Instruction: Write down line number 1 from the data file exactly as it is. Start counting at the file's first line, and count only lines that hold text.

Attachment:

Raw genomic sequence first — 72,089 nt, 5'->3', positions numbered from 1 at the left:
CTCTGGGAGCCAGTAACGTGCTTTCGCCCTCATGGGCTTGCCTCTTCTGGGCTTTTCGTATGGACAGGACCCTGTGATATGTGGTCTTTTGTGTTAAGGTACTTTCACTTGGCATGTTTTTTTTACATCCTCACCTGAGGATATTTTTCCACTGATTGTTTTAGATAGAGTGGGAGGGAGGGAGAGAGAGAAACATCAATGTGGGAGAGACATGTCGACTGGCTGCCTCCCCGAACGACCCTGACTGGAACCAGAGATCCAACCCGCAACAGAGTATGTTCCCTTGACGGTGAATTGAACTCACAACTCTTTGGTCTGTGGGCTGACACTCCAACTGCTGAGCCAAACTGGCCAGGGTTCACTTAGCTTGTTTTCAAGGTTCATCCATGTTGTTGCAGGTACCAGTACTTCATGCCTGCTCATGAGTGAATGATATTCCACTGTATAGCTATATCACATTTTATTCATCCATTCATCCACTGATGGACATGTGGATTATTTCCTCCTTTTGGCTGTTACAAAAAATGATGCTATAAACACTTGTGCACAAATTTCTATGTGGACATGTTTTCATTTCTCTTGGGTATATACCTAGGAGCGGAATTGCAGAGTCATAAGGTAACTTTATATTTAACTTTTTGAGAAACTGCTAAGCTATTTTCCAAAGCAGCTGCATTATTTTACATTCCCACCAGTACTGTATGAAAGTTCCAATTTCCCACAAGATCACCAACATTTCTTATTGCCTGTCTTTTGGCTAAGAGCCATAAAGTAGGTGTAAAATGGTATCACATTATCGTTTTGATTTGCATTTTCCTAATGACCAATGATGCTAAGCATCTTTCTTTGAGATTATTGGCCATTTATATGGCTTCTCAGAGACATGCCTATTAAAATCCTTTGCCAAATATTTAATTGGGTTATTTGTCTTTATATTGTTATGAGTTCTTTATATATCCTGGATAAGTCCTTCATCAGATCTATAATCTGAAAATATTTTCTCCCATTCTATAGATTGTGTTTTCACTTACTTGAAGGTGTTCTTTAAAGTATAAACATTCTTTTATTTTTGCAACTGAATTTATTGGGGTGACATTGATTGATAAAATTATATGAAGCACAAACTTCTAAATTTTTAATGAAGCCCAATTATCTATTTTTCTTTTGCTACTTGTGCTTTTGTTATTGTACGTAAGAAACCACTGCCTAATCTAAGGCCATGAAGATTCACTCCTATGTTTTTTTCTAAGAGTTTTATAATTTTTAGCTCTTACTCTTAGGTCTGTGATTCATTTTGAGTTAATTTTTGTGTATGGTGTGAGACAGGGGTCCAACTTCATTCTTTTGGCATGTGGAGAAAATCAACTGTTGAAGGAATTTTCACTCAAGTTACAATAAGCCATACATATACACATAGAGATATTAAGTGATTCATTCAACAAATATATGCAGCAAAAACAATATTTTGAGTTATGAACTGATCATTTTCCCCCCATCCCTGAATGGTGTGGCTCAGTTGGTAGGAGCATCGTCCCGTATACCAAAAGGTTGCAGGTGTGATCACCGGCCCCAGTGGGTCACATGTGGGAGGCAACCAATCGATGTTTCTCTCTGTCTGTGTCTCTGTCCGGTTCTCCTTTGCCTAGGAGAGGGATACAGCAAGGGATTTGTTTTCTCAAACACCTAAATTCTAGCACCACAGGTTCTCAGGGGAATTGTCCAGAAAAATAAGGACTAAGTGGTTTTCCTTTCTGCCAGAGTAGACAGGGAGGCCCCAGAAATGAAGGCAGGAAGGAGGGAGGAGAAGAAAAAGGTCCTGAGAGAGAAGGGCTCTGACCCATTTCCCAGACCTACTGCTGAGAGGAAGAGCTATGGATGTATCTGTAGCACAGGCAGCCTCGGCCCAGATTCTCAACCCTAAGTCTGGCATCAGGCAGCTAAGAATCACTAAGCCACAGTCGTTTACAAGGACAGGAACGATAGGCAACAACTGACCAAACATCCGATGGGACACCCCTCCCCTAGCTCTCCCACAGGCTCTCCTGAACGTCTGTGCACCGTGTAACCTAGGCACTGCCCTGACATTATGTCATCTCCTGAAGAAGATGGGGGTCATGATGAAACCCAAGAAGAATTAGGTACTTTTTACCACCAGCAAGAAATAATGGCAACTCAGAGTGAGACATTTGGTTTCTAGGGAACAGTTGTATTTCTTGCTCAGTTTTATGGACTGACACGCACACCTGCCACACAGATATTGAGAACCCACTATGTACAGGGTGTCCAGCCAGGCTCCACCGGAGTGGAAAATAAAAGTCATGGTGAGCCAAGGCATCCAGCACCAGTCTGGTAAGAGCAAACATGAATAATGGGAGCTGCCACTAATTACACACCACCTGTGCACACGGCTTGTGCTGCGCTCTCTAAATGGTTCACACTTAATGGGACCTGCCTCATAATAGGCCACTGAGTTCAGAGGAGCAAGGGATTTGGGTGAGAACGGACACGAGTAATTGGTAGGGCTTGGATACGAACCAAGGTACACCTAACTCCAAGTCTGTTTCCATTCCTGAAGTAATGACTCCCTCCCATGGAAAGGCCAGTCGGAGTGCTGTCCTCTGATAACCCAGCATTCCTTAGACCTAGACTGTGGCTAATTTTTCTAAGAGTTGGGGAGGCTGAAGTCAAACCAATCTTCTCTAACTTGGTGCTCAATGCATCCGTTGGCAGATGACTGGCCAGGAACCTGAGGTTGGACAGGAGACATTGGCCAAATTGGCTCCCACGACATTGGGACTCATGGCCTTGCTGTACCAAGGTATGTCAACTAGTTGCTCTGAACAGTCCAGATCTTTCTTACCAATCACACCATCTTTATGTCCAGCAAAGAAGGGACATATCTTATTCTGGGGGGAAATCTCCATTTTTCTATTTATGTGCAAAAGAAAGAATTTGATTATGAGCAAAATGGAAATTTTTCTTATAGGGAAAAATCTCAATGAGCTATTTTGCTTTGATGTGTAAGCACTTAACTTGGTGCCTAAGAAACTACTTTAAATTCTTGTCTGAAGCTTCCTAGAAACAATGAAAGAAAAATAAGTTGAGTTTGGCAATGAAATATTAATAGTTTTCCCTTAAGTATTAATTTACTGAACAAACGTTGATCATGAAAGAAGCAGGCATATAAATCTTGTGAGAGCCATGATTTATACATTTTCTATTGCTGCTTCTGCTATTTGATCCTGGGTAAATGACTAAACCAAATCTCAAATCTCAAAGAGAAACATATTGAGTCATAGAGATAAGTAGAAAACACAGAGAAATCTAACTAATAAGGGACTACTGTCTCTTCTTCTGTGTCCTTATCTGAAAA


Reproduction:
Raw genomic sequence first — 72,089 nt, 5'->3', positions numbered from 1 at the left: